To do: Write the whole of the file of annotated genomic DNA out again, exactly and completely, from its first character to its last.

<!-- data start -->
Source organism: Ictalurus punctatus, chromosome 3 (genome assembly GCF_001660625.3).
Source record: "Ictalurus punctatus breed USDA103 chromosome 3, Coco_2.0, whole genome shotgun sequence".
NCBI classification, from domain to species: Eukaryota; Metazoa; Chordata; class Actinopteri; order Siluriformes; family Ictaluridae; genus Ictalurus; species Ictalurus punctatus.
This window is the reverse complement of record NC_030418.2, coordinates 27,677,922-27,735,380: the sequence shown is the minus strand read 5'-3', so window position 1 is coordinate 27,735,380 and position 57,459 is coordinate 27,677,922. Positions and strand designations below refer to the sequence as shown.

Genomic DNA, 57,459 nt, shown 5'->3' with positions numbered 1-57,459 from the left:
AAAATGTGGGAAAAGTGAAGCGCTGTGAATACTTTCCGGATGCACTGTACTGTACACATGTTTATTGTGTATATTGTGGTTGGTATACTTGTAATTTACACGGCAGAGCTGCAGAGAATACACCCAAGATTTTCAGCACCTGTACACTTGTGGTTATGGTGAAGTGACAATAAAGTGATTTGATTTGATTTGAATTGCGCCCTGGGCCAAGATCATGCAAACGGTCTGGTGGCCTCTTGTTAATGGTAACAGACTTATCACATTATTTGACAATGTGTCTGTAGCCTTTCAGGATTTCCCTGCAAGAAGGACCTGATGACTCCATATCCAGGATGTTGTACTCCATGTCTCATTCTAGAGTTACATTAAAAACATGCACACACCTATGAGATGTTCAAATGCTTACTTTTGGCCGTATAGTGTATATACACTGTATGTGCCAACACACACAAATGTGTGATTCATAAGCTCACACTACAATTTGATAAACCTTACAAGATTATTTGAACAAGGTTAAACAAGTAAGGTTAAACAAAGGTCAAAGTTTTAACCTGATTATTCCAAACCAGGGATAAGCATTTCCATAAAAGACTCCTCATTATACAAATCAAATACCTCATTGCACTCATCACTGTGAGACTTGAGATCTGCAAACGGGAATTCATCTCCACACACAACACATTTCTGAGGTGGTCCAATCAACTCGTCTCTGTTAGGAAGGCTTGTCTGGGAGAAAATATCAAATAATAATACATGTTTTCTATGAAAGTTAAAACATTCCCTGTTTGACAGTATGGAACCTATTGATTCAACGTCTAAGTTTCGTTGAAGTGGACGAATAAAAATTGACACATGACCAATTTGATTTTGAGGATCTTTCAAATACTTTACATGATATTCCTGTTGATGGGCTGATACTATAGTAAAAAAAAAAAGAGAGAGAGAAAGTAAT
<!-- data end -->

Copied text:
Source organism: Ictalurus punctatus, chromosome 3 (genome assembly GCF_001660625.3).
Source record: "Ictalurus punctatus breed USDA103 chromosome 3, Coco_2.0, whole genome shotgun sequence".
NCBI classification, from domain to species: Eukaryota; Metazoa; Chordata; class Actinopteri; order Siluriformes; family Ictaluridae; genus Ictalurus; species Ictalurus punctatus.
This window is the reverse complement of record NC_030418.2, coordinates 27,677,922-27,735,380: the sequence shown is the minus strand read 5'-3', so window position 1 is coordinate 27,735,380 and position 57,459 is coordinate 27,677,922. Positions and strand designations below refer to the sequence as shown.

Genomic DNA, 57,459 nt, shown 5'->3' with positions numbered 1-57,459 from the left:
AAAATGTGGGAAAAGTGAAGCGCTGTGAATACTTTCCGGATGCACTGTACTGTACACATGTTTATTGTGTATATTGTGGTTGGTATACTTGTAATTTACACGGCAGAGCTGCAGAGAATACACCCAAGATTTTCAGCACCTGTACACTTGTGGTTATGGTGAAGTGACAATAAAGTGATTTGATTTGATTTGAATTGCGCCCTGGGCCAAGATCATGCAAACGGTCTGGTGGCCTCTTGTTAATGGTAACAGACTTATCACATTATTTGACAATGTGTCTGTAGCCTTTCAGGATTTCCCTGCAAGAAGGACCTGATGACTCCATATCCAGGATGTTGTACTCCATGTCTCATTCTAGAGTTACATTAAAAACATGCACACACCTATGAGATGTTCAAATGCTTACTTTTGGCCGTATAGTGTATATACACTGTATGTGCCAACACACACAAATGTGTGATTCATAAGCTCACACTACAATTTGATAAACCTTACAAGATTATTTGAACAAGGTTAAACAAGTAAGGTTAAACAAAGGTCAAAGTTTTAACCTGATTATTCCAAACCAGGGATAAGCATTTCCATAAAAGACTCCTCATTATACAAATCAAATACCTCATTGCACTCATCACTGTGAGACTTGAGATCTGCAAACGGGAATTCATCTCCACACACAACACATTTCTGAGGTGGTCCAATCAACTCGTCTCTGTTAGGAAGGCTTGTCTGGGAGAAAATATCAAATAATAATACATGTTTTCTATGAAAGTTAAAACATTCCCTGTTTGACAGTATGGAACCTATTGATTCAACGTCTAAGTTTCGTTGAAGTGGACGAATAAAAATTGACACATGACCAATTTGATTTTGAGGATCTTTCAAATACTTTACATGATATTCCTGTTGATGGGCTGATACTATAGTAAAAAAAAAAAGAGAGAGAGAAAGTAAT